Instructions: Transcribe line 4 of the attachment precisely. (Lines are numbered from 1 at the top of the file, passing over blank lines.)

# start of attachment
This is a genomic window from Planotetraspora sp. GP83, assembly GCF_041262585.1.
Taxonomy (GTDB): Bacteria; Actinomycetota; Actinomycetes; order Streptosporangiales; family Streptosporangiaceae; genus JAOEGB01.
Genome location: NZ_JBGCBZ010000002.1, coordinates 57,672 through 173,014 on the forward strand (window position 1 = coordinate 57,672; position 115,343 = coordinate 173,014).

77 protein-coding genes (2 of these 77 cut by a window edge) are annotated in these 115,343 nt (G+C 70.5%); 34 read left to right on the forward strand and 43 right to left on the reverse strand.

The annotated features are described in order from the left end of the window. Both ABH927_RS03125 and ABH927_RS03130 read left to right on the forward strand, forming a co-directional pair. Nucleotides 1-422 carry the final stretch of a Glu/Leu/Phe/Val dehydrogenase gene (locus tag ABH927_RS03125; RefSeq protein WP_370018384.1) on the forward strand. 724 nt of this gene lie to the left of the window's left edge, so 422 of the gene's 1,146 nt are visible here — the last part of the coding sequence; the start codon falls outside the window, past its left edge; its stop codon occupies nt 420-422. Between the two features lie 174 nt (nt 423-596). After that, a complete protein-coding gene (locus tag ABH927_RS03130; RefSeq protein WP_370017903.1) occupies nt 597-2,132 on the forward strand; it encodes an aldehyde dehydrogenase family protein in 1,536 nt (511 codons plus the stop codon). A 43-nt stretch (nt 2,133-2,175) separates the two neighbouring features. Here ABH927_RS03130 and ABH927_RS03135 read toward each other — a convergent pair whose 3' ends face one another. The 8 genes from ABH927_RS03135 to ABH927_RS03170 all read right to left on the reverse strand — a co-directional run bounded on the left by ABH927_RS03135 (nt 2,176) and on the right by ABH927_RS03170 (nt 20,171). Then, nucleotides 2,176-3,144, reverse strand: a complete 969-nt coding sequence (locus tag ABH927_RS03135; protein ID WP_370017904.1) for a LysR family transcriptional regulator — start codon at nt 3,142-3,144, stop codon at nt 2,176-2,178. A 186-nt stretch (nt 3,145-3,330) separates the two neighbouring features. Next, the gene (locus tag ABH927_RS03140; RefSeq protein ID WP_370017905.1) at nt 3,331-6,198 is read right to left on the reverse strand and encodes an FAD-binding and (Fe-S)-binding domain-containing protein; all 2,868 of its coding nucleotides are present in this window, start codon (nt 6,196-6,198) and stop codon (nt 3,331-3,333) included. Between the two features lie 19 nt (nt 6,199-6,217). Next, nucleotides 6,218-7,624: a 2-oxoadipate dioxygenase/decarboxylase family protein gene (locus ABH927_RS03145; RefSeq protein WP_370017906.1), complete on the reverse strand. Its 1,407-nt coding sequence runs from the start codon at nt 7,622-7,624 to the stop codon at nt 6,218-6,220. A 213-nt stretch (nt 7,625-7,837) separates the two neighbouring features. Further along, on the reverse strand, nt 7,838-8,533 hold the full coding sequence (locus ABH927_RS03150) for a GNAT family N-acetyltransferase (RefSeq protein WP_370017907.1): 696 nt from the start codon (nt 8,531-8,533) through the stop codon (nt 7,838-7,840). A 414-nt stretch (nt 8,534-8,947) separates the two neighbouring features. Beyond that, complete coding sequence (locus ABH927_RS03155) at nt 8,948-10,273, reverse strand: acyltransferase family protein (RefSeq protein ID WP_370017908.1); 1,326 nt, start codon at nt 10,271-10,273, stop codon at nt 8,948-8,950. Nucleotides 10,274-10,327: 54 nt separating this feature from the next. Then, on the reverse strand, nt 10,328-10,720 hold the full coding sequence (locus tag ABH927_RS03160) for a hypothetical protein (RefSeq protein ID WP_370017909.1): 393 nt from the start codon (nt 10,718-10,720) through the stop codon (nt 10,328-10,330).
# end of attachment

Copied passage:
77 protein-coding genes (2 of these 77 cut by a window edge) are annotated in these 115,343 nt (G+C 70.5%); 34 read left to right on the forward strand and 43 right to left on the reverse strand.